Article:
Wal-Mart and Best Buy Bail on Used Video Games

Discussion
Feb 03, 2010
George Anderson

By George Anderson

Last year when Wal-Mart Stores and Best Buy decided to
test kiosks for the buying and selling of used video games, it was seen as
a direct challenge to GameStop. Now that both retailers have decided to remove
the kiosks from their stores, GameStop can rest a bit easier, at least for
now.

The decision
to remove the kiosks appears to be no-brainer in light of assessments by analysts,
such as Arvind Bhatia of Sterne Agee who called the performance of the units
at the two retailers “underwhelming.”

While GameStop and its over
6,000 stores appear to benefit from the withdrawal by Wal-Mart and Best Buy
from the used game market, there is no saying the companies may not take
another run at it in perhaps a different form or at least with a different
partner. Regardless, according to Mr. Bhatia, “it is clear the
used games business is not an easy one to execute.”

Discussion Questions: What
is your take on the decision by Wal-Mart and Best Buy to get out of the used
video game business? Do you think we’ll see these companies back in the category
in the future? Are there other retailers who you think might provide a suitable
challenge to GameStop in the category?

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18 Comments on "Wal-Mart and Best Buy Bail on Used Video Games"


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David Livingston
Guest
11 years 3 months ago

Obviously they couldn’t make money. Whether it’s games, DVDs, clothing, or cars, the retailer needs to be all in or all out.

Doron Levy
Guest
Doron Levy
11 years 3 months ago

You need volume to succeed in this area. Perhaps there is a stigma associated with this category in that smaller stores may offer up more credits than the big bad faceless corporation? Who can you haggle more with? Comic Book Guy from The Simpsons or a manager who was probably filling the dairy cooler before talking to you? It’s a tight culture that is better served by places like GameStop and EB or dare I say, an independent.

Carol Spieckerman
Guest
11 years 3 months ago

I’m having a bit of a “Which came first?” moment on this one. The early accounts that I read on this yesterday framed the story as e-Play ceasing operations THUS Walmart and Best Buy getting out of the used gaming business. That would seem more likely than these two major retailers simultaneously deciding to exit the used gaming business via kiosks. Can you hear the call? “Hey, Best Buy, it’s me, Walmart. What say we ditch on the kiosks and cut a break for GameStop?” “Yeah, sure, why not?” Hmmmm.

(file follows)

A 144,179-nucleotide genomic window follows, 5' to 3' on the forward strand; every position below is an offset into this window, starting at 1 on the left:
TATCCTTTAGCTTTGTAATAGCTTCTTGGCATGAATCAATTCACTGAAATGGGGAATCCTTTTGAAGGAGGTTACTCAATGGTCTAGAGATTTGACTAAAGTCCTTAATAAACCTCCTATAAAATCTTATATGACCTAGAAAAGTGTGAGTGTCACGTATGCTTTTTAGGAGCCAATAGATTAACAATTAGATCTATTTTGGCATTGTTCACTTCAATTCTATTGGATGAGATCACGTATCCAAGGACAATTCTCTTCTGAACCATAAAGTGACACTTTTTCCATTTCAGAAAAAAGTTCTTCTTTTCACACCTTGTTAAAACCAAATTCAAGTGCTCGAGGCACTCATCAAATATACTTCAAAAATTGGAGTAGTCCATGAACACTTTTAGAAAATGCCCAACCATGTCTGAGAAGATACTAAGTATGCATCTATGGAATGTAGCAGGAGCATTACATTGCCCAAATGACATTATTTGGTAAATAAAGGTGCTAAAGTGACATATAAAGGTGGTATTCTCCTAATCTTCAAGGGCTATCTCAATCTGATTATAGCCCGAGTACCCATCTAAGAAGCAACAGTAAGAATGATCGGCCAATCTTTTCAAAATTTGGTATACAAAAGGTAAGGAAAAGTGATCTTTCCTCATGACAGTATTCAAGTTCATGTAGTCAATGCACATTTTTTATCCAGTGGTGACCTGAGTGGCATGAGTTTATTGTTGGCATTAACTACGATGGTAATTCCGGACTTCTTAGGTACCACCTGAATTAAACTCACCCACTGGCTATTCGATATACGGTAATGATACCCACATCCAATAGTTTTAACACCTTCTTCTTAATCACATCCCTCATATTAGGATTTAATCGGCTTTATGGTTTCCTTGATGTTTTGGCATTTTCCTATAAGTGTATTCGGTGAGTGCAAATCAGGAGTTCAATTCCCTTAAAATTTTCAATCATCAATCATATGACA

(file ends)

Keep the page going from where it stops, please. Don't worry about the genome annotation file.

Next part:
Max Goldberg
Guest
11 years 3 months ago

The video game category is ripe for competition; it may take a number of tries, but there will be competition to GameStop. The competition could come from cloud-based gaming, which is still in its infancy. Just as more consumers are streaming films from the Internet, so, too, will they be able to play games without buying the physical disc.

Gene Hoffman
Guest
Gene Hoffman
11 years 3 months ago

There just no room in huge retail inns for products that don’t produce sales and profits. Those are the games that both Walmart and Best Buy play.

Ryan Mathews
Guest
11 years 3 months ago

I agree with Carol, but David is also right. For whatever reason, there just wasn’t enough money in it.

Bill Emerson
Guest
Bill Emerson
11 years 3 months ago

I’m not sure if we’re asking the right question here.

Look at the DVD business. The old model was–go to Block Buster, rent DVD in 480 dpi, view movie, return to store. New model emerging is turn on laptop/HDTV, scroll menu of cable pay per view and/or VUDU/RUKU, find movie in 1080 dpi, press button, view movie, go to bed. Same discussion with books and e-readers.

My sense is that WMT and BB were on the wrong side of the technology curve on this one, figured that out, and decided to get out.

Mel Kleiman
Guest
11 years 3 months ago

Buying and selling of used goods is a whole different process and mind set than buying and selling of new merchandise. Both the way things are acquired and sold takes a completely different mindset.

Look at pawn shops and resell-it shops. Even in the car business, used cars are a whole different world.

Sandy Miller
Guest
Sandy Miller
11 years 3 months ago